08.26.14 Here’s what happens when you put the cart before the horse! Huh????

The broker’s open house for our sticks and bricks house just wrapped up.  In total 14 agents came through so hopefully that will pick up interest in the house.  They all loved it, especially our huge garage workshop.  The right person has yet to tour it but I know they will soon!  IMG_20140826_143616_155

It’s been a whirlwind the last few days, making it difficult to focus on things I’d like to write about.  A huge mistake was made by me when I decided to check out options for what we will buy when this house sells.  We’ve toyed with just finding a lot to park our RV on when we are in town, or buying vacant land to either put a mobile home, modular home or build something to rent out, or buying something already in place to rent out.  All of the above have to have enough land for us to park our RV on when we are in town.

Our agent, Jamie, took me all over the place last week looking at vacant land.  Since mobile and modular homes are the quickest to plant on a lot that was my first option.  The land I liked best won’t allow mobile or modular homes.

Remember the saying “Don’t put the cart before the horse”?  Well I must have not have listened when they were teaching this one.   Maybe if they had said “Don’t look for a house with money you don’t have!” I’d have caught on before now.

Roy is less inclined to want a mobile or modular home but wanted a small permanent house so I started looking at land with a house.  Right away I found the perfect one, took a ride out to Tickfaw to check it out and was so excited.  Sure it needed an outside air conditioning unit, was in desperate need of a pressure washing and yes I did fall through the rear porch floor twice but other than that it was perfect.  Those little details were not the problem.  We’ve gotten use to looking past all that when looking for a house due to our two years spent flipping houses. The price was ridiculously low and we could do everything it needed. Even with the things we’d need to buy it would fall easily in the amount of profit we hope to have from the house selling.  I thought we’d make an offer predicated on us selling the house.  After calling our agent to ask her to make an appointment for us to go inside I just knew we were on our way.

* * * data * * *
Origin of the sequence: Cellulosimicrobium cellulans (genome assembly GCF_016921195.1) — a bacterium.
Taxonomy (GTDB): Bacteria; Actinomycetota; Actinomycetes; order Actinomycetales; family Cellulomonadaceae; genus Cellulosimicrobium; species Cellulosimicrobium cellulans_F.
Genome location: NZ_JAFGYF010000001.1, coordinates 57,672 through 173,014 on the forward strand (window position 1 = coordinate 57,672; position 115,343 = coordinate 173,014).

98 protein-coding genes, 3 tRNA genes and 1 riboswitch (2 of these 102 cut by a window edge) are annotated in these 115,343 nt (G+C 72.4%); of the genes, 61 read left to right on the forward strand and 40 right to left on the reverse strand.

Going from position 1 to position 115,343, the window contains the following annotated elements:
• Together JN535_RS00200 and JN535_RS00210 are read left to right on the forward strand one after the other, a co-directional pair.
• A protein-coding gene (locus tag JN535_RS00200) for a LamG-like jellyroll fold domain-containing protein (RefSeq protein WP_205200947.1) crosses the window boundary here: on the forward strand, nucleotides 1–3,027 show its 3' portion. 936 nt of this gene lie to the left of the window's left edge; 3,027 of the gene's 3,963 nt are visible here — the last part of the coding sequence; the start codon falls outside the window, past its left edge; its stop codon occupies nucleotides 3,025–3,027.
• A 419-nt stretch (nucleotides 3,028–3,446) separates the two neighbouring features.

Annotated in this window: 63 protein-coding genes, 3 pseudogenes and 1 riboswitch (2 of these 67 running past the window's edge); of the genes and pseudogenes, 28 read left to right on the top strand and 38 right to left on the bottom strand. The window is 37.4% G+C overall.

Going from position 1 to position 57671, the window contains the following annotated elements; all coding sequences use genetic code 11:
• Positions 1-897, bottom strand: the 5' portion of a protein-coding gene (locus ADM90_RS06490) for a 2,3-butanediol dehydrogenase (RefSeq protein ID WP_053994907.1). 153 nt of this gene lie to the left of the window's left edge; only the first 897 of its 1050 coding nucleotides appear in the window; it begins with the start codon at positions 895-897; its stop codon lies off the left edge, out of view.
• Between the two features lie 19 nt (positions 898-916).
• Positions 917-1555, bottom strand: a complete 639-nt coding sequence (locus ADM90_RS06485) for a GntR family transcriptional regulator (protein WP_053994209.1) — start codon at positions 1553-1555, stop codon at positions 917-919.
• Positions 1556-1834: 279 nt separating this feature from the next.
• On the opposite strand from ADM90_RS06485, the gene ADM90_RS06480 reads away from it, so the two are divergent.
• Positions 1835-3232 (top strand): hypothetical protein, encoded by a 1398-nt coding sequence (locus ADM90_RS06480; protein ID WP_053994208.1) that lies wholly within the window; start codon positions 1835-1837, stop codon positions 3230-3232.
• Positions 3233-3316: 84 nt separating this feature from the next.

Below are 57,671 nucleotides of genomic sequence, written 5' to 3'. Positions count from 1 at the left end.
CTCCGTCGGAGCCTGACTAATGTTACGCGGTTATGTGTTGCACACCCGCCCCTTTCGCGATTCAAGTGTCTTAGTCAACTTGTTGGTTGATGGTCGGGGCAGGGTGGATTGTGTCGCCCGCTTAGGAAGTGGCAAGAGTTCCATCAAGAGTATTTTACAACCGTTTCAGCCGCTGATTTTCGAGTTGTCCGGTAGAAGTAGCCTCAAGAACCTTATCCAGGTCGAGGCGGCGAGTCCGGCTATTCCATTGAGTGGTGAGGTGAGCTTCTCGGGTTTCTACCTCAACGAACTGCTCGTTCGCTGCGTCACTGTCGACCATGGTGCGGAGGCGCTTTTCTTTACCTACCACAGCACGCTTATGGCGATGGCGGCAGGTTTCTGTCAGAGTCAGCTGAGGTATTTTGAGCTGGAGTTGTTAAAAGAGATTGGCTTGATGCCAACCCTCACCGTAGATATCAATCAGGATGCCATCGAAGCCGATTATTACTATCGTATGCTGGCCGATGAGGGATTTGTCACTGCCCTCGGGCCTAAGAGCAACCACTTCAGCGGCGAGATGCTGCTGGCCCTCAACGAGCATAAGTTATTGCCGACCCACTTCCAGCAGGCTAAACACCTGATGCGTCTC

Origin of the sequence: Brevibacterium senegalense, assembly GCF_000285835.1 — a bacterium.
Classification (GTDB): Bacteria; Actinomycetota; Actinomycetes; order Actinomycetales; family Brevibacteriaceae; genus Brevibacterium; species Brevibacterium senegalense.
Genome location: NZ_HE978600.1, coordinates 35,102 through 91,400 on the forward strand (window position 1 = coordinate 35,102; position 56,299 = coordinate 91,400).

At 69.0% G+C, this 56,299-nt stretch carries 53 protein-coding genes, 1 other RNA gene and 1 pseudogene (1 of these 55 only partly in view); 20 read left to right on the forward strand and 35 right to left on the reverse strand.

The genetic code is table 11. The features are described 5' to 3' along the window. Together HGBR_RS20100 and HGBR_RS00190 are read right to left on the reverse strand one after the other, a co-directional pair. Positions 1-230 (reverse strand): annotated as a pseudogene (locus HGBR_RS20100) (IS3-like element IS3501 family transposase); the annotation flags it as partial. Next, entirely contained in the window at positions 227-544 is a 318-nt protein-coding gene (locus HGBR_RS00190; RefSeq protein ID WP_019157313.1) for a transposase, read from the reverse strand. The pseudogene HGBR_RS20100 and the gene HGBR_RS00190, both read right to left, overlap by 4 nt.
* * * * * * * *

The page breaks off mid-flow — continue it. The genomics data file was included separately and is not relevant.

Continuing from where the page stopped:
48176 Robertson Rd, Tickfaw, LA 70466